Defining Human and Sex Trafficking
We all know the old saying if something doesn’t look right than it probably isn’t and this is the message that Anti Trafficking and Modern Slavery Campaigners are trying to get the public to understand.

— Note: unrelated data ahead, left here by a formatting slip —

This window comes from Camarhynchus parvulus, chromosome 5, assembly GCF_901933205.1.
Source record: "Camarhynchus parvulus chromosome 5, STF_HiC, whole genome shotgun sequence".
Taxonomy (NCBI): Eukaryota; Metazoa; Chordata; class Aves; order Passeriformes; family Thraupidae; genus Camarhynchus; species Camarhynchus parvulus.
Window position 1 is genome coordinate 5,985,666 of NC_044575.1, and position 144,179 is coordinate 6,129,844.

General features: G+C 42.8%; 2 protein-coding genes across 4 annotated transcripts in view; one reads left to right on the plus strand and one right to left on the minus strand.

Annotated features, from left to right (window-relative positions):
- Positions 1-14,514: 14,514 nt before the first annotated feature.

The Modern Slavery Act (2015) defined the crime of modern slavery as occurring when any person holds another person in slavery or servitude, or when a person requires another person to perform forced or compulsory labour. In this country there are many faces of modern slavery: people who find themselves in situations of domestic servitude; women and girls from abroad and from the UK trafficked for sexual exploitation; men and women abused by drug cartels and organized crime groups who end up in car washes, nail bars and as cleaners; and finally the thousands of people recruited from Eastern European countries who are exploited in various industrial and agricultural sectors – farming, fishing, poultry and factories. Human trafficking, more specifically, occurs when one person arranges or organises the movement of another person (within the same country or across national borders) so they can exploit or enslave that person.